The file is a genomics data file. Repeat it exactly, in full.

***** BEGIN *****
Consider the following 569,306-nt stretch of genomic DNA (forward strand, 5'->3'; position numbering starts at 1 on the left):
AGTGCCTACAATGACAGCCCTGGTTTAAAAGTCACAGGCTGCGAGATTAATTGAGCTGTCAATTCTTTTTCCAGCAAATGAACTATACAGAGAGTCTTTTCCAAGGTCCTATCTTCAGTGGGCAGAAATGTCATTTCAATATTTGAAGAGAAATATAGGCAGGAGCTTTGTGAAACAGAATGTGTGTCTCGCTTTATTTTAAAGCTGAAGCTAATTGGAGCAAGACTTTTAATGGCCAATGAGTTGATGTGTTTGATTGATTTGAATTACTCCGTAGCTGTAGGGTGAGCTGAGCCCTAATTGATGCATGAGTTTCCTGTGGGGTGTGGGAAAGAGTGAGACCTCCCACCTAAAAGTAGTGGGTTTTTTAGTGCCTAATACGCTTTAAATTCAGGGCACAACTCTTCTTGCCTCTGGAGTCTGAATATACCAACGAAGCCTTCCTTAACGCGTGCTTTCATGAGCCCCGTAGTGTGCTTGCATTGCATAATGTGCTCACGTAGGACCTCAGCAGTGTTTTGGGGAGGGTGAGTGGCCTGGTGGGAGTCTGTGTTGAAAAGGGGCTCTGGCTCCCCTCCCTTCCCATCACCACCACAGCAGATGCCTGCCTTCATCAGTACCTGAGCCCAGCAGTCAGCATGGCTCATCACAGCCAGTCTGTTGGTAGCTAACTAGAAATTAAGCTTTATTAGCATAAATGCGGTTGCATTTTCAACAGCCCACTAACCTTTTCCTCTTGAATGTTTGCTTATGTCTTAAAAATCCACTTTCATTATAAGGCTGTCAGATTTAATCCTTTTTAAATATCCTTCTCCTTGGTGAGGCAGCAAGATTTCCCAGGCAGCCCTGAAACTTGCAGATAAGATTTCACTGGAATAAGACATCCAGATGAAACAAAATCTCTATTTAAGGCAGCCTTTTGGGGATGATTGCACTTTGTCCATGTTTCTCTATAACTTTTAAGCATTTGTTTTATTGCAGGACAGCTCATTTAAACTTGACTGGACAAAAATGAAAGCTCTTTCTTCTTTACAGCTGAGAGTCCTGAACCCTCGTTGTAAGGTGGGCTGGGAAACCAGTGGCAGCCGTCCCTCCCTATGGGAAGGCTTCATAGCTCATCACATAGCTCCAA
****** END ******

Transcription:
Consider the following 569,306-nt stretch of genomic DNA (forward strand, 5'->3'; position numbering starts at 1 on the left):
AGTGCCTACAATGACAGCCCTGGTTTAAAAGTCACAGGCTGCGAGATTAATTGAGCTGTCAATTCTTTTTCCAGCAAATGAACTATACAGAGAGTCTTTTCCAAGGTCCTATCTTCAGTGGGCAGAAATGTCATTTCAATATTTGAAGAGAAATATAGGCAGGAGCTTTGTGAAACAGAATGTGTGTCTCGCTTTATTTTAAAGCTGAAGCTAATTGGAGCAAGACTTTTAATGGCCAATGAGTTGATGTGTTTGATTGATTTGAATTACTCCGTAGCTGTAGGGTGAGCTGAGCCCTAATTGATGCATGAGTTTCCTGTGGGGTGTGGGAAAGAGTGAGACCTCCCACCTAAAAGTAGTGGGTTTTTTAGTGCCTAATACGCTTTAAATTCAGGGCACAACTCTTCTTGCCTCTGGAGTCTGAATATACCAACGAAGCCTTCCTTAACGCGTGCTTTCATGAGCCCCGTAGTGTGCTTGCATTGCATAATGTGCTCACGTAGGACCTCAGCAGTGTTTTGGGGAGGGTGAGTGGCCTGGTGGGAGTCTGTGTTGAAAAGGGGCTCTGGCTCCCCTCCCTTCCCATCACCACCACAGCAGATGCCTGCCTTCATCAGTACCTGAGCCCAGCAGTCAGCATGGCTCATCACAGCCAGTCTGTTGGTAGCTAACTAGAAATTAAGCTTTATTAGCATAAATGCGGTTGCATTTTCAACAGCCCACTAACCTTTTCCTCTTGAATGTTTGCTTATGTCTTAAAAATCCACTTTCATTATAAGGCTGTCAGATTTAATCCTTTTTAAATATCCTTCTCCTTGGTGAGGCAGCAAGATTTCCCAGGCAGCCCTGAAACTTGCAGATAAGATTTCACTGGAATAAGACATCCAGATGAAACAAAATCTCTATTTAAGGCAGCCTTTTGGGGATGATTGCACTTTGTCCATGTTTCTCTATAACTTTTAAGCATTTGTTTTATTGCAGGACAGCTCATTTAAACTTGACTGGACAAAAATGAAAGCTCTTTCTTCTTTACAGCTGAGAGTCCTGAACCCTCGTTGTAAGGTGGGCTGGGAAACCAGTGGCAGCCGTCCCTCCCTATGGGAAGGCTTCATAGCTCATCACATAGCTCCAA